Are Democrats the party of Wall Street?

The financial sector has been investing more and more in the Democratic Party recently.

Published March 24, 2009 1:45PM (EDT)

It can seem, on days like today, that Treasury Secretary Tim Geithner has ideas only Wall Street could love. It would be much too simplistic to argue that the Treasury Department, or the Obama administration, is simply bought-and-paid-for. But it is worth remembering that these days, it’s fundamentally inaccurate to think that Democrats are any less the party of Wall Street than Republicans.

Lately, as this chart from the Center for Responsive Politics/ shows, Democrats have caught and, rather spectacularly, passed the GOP in donations from securities and investment firms and their employees.

As the next chart shows, out of all the various industries, it's the finance sector that gives the most to Democrats. (This graph, also from, includes insurance and real estate on top of securities and investments. With insurance and real estate subtracted, securities and investments come in second among Democratic donor sectors, after lawyers.)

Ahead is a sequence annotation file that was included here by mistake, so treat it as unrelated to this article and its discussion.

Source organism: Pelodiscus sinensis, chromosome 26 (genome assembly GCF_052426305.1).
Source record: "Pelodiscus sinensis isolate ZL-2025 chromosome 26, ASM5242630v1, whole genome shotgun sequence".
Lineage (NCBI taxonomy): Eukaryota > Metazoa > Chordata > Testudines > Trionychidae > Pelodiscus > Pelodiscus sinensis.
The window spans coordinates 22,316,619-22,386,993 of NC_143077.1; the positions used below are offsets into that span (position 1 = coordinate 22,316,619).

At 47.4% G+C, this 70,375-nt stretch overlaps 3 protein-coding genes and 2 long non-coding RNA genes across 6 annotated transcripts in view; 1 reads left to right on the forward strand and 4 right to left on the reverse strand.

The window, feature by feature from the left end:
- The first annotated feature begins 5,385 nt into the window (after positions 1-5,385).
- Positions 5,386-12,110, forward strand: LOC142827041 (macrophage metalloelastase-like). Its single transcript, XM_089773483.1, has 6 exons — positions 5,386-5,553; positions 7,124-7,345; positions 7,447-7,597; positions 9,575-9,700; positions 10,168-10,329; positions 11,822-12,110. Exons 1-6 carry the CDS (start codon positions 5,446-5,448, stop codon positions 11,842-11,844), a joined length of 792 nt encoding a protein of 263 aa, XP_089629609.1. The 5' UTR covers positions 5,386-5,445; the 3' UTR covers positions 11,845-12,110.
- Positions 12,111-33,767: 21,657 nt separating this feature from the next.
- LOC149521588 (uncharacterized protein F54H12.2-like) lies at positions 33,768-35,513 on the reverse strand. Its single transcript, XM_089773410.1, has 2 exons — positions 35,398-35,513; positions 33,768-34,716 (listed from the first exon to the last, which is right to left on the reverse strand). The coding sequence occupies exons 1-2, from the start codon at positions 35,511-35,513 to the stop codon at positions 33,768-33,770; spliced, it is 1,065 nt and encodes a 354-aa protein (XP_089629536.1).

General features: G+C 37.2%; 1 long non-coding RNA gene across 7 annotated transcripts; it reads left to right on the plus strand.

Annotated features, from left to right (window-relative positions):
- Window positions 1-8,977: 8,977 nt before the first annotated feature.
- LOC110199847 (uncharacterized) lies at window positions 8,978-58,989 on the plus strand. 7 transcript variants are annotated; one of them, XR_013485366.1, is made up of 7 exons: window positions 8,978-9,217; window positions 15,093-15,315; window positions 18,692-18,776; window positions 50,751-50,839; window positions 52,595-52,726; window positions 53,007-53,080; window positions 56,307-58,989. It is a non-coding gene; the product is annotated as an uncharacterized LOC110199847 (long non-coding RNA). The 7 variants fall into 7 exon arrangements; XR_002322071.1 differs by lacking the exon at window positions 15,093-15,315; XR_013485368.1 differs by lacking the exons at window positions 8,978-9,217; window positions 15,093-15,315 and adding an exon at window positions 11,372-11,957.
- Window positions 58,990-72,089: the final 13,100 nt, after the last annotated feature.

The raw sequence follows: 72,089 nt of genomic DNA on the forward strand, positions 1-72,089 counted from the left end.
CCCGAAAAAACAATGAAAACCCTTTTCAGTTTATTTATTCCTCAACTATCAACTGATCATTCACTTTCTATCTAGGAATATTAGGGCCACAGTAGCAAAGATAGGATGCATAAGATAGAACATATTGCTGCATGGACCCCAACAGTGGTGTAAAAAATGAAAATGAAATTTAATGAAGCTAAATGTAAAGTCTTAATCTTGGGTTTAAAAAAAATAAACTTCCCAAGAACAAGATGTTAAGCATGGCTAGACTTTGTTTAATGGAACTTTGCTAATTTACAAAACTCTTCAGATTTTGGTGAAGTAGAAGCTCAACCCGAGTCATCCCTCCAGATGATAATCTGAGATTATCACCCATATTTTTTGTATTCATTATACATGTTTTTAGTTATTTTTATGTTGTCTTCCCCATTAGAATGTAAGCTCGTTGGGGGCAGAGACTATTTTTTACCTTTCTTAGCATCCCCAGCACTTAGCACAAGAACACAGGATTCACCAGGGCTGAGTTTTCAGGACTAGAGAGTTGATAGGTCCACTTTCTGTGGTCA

There's a pretty good explanation for why Democrats have suddenly attracted so much interest from the financial industry -- they're the party in power. It was pretty clear before both the 2006 and 2008 elections that the party was poised to score some major victories. The explosion in giving that went along with this last campaign is tied to the economic crisis, including the bailouts and the other potential solutions floated by both Democrats and Republicans. The companies involved have a lot at stake, and wanted to make sure their voices would be heard during the process; the question of how much bang they're getting for their buck remains open.

By Gabriel Winant

Gabriel Winant is a graduate student in American history at Yale.

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